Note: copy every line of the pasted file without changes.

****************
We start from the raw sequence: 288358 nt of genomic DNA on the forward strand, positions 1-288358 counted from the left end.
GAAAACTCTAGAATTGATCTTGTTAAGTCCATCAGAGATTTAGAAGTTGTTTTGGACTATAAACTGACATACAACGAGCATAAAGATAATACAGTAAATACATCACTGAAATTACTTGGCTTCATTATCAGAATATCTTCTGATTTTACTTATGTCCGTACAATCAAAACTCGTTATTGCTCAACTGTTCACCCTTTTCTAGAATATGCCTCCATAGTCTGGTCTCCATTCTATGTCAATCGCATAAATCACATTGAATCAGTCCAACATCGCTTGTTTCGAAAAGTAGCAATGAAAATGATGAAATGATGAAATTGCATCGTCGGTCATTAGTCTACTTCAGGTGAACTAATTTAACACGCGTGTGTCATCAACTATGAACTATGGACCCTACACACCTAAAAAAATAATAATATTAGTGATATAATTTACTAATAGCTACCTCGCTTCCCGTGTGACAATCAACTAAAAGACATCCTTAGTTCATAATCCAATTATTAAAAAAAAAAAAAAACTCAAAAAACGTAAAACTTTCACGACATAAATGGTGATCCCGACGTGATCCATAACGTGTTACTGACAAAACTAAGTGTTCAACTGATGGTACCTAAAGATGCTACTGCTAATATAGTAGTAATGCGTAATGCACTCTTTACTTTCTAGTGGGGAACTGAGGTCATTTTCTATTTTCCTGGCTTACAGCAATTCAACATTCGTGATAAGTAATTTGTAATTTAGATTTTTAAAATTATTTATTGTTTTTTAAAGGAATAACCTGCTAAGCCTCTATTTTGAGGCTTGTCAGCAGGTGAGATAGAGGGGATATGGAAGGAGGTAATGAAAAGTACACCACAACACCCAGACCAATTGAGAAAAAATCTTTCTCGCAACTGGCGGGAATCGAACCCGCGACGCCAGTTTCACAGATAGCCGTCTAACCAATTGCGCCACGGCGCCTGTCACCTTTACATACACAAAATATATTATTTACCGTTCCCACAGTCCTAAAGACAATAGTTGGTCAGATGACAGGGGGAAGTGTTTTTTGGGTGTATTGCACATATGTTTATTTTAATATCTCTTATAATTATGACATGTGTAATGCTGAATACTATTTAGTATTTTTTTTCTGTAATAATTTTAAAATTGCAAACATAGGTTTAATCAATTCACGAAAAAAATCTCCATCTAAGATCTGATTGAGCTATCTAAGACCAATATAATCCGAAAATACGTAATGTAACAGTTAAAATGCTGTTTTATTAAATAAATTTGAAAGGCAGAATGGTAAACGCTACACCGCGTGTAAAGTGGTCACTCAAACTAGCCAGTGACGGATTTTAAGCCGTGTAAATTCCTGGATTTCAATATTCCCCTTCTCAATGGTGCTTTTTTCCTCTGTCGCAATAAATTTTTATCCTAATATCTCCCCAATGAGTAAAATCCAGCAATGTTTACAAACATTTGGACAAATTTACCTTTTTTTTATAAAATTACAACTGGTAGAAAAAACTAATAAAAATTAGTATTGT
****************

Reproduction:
We start from the raw sequence: 288358 nt of genomic DNA on the forward strand, positions 1-288358 counted from the left end.
GAAAACTCTAGAATTGATCTTGTTAAGTCCATCAGAGATTTAGAAGTTGTTTTGGACTATAAACTGACATACAACGAGCATAAAGATAATACAGTAAATACATCACTGAAATTACTTGGCTTCATTATCAGAATATCTTCTGATTTTACTTATGTCCGTACAATCAAAACTCGTTATTGCTCAACTGTTCACCCTTTTCTAGAATATGCCTCCATAGTCTGGTCTCCATTCTATGTCAATCGCATAAATCACATTGAATCAGTCCAACATCGCTTGTTTCGAAAAGTAGCAATGAAAATGATGAAATGATGAAATTGCATCGTCGGTCATTAGTCTACTTCAGGTGAACTAATTTAACACGCGTGTGTCATCAACTATGAACTATGGACCCTACACACCTAAAAAAATAATAATATTAGTGATATAATTTACTAATAGCTACCTCGCTTCCCGTGTGACAATCAACTAAAAGACATCCTTAGTTCATAATCCAATTATTAAAAAAAAAAAAAAACTCAAAAAACGTAAAACTTTCACGACATAAATGGTGATCCCGACGTGATCCATAACGTGTTACTGACAAAACTAAGTGTTCAACTGATGGTACCTAAAGATGCTACTGCTAATATAGTAGTAATGCGTAATGCACTCTTTACTTTCTAGTGGGGAACTGAGGTCATTTTCTATTTTCCTGGCTTACAGCAATTCAACATTCGTGATAAGTAATTTGTAATTTAGATTTTTAAAATTATTTATTGTTTTTTAAAGGAATAACCTGCTAAGCCTCTATTTTGAGGCTTGTCAGCAGGTGAGATAGAGGGGATATGGAAGGAGGTAATGAAAAGTACACCACAACACCCAGACCAATTGAGAAAAAATCTTTCTCGCAACTGGCGGGAATCGAACCCGCGACGCCAGTTTCACAGATAGCCGTCTAACCAATTGCGCCACGGCGCCTGTCACCTTTACATACACAAAATATATTATTTACCGTTCCCACAGTCCTAAAGACAATAGTTGGTCAGATGACAGGGGGAAGTGTTTTTTGGGTGTATTGCACATATGTTTATTTTAATATCTCTTATAATTATGACATGTGTAATGCTGAATACTATTTAGTATTTTTTTTCTGTAATAATTTTAAAATTGCAAACATAGGTTTAATCAATTCACGAAAAAAATCTCCATCTAAGATCTGATTGAGCTATCTAAGACCAATATAATCCGAAAATACGTAATGTAACAGTTAAAATGCTGTTTTATTAAATAAATTTGAAAGGCAGAATGGTAAACGCTACACCGCGTGTAAAGTGGTCACTCAAACTAGCCAGTGACGGATTTTAAGCCGTGTAAATTCCTGGATTTCAATATTCCCCTTCTCAATGGTGCTTTTTTCCTCTGTCGCAATAAATTTTTATCCTAATATCTCCCCAATGAGTAAAATCCAGCAATGTTTACAAACATTTGGACAAATTTACCTTTTTTTTATAAAATTACAACTGGTAGAAAAAACTAATAAAAATTAGTATTGT